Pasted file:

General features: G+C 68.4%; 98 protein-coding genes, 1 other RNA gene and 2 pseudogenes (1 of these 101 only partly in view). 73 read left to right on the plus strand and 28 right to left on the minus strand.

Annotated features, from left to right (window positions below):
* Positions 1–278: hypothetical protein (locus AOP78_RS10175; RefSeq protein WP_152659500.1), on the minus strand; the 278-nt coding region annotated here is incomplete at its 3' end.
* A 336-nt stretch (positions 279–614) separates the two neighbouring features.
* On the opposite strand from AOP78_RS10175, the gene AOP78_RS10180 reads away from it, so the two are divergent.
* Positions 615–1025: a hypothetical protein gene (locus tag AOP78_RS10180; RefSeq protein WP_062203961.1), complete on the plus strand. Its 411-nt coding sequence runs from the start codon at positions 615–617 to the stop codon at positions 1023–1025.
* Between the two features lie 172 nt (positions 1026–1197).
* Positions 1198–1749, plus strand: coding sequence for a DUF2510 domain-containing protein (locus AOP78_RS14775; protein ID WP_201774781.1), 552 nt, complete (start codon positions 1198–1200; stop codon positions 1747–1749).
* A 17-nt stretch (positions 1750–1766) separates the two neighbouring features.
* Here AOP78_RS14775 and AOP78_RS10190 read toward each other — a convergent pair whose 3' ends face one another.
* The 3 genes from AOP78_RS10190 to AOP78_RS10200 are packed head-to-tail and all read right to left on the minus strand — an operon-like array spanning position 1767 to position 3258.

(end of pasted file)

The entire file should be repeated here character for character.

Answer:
General features: G+C 68.4%; 98 protein-coding genes, 1 other RNA gene and 2 pseudogenes (1 of these 101 only partly in view). 73 read left to right on the plus strand and 28 right to left on the minus strand.

Annotated features, from left to right (window positions below):
* Positions 1–278: hypothetical protein (locus AOP78_RS10175; RefSeq protein WP_152659500.1), on the minus strand; the 278-nt coding region annotated here is incomplete at its 3' end.
* A 336-nt stretch (positions 279–614) separates the two neighbouring features.
* On the opposite strand from AOP78_RS10175, the gene AOP78_RS10180 reads away from it, so the two are divergent.
* Positions 615–1025: a hypothetical protein gene (locus tag AOP78_RS10180; RefSeq protein WP_062203961.1), complete on the plus strand. Its 411-nt coding sequence runs from the start codon at positions 615–617 to the stop codon at positions 1023–1025.
* Between the two features lie 172 nt (positions 1026–1197).
* Positions 1198–1749, plus strand: coding sequence for a DUF2510 domain-containing protein (locus AOP78_RS14775; protein ID WP_201774781.1), 552 nt, complete (start codon positions 1198–1200; stop codon positions 1747–1749).
* A 17-nt stretch (positions 1750–1766) separates the two neighbouring features.
* Here AOP78_RS14775 and AOP78_RS10190 read toward each other — a convergent pair whose 3' ends face one another.
* The 3 genes from AOP78_RS10190 to AOP78_RS10200 are packed head-to-tail and all read right to left on the minus strand — an operon-like array spanning position 1767 to position 3258.